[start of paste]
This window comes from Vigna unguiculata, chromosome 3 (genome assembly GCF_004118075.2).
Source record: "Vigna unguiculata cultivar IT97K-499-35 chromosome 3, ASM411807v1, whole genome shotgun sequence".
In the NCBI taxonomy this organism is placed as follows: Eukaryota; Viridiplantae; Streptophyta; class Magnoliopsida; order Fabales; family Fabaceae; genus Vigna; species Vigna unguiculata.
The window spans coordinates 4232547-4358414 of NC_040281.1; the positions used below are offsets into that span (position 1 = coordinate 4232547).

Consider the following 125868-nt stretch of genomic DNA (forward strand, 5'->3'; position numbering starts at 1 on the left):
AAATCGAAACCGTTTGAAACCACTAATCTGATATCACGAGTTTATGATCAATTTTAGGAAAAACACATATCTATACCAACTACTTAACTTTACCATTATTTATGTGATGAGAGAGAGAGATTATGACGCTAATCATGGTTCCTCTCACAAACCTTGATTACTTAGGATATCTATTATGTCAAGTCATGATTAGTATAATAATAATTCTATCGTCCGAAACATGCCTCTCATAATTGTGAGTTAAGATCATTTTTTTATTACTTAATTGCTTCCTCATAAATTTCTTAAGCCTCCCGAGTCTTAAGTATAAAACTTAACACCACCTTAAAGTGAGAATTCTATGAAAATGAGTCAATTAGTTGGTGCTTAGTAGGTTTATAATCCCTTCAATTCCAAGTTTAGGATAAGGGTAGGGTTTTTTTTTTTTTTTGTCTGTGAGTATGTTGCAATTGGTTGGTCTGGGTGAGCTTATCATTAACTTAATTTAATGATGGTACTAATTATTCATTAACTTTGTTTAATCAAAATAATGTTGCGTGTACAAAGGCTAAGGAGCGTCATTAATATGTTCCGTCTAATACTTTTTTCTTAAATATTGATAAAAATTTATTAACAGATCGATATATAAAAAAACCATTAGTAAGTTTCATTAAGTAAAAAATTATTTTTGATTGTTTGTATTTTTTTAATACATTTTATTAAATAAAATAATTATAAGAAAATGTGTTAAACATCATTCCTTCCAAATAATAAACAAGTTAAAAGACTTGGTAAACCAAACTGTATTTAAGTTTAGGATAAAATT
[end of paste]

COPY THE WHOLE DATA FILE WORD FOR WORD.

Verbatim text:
This window comes from Vigna unguiculata, chromosome 3 (genome assembly GCF_004118075.2).
Source record: "Vigna unguiculata cultivar IT97K-499-35 chromosome 3, ASM411807v1, whole genome shotgun sequence".
In the NCBI taxonomy this organism is placed as follows: Eukaryota; Viridiplantae; Streptophyta; class Magnoliopsida; order Fabales; family Fabaceae; genus Vigna; species Vigna unguiculata.
The window spans coordinates 4232547-4358414 of NC_040281.1; the positions used below are offsets into that span (position 1 = coordinate 4232547).

Consider the following 125868-nt stretch of genomic DNA (forward strand, 5'->3'; position numbering starts at 1 on the left):
AAATCGAAACCGTTTGAAACCACTAATCTGATATCACGAGTTTATGATCAATTTTAGGAAAAACACATATCTATACCAACTACTTAACTTTACCATTATTTATGTGATGAGAGAGAGAGATTATGACGCTAATCATGGTTCCTCTCACAAACCTTGATTACTTAGGATATCTATTATGTCAAGTCATGATTAGTATAATAATAATTCTATCGTCCGAAACATGCCTCTCATAATTGTGAGTTAAGATCATTTTTTTATTACTTAATTGCTTCCTCATAAATTTCTTAAGCCTCCCGAGTCTTAAGTATAAAACTTAACACCACCTTAAAGTGAGAATTCTATGAAAATGAGTCAATTAGTTGGTGCTTAGTAGGTTTATAATCCCTTCAATTCCAAGTTTAGGATAAGGGTAGGGTTTTTTTTTTTTTTTGTCTGTGAGTATGTTGCAATTGGTTGGTCTGGGTGAGCTTATCATTAACTTAATTTAATGATGGTACTAATTATTCATTAACTTTGTTTAATCAAAATAATGTTGCGTGTACAAAGGCTAAGGAGCGTCATTAATATGTTCCGTCTAATACTTTTTTCTTAAATATTGATAAAAATTTATTAACAGATCGATATATAAAAAAACCATTAGTAAGTTTCATTAAGTAAAAAATTATTTTTGATTGTTTGTATTTTTTTAATACATTTTATTAAATAAAATAATTATAAGAAAATGTGTTAAACATCATTCCTTCCAAATAATAAACAAGTTAAAAGACTTGGTAAACCAAACTGTATTTAAGTTTAGGATAAAATT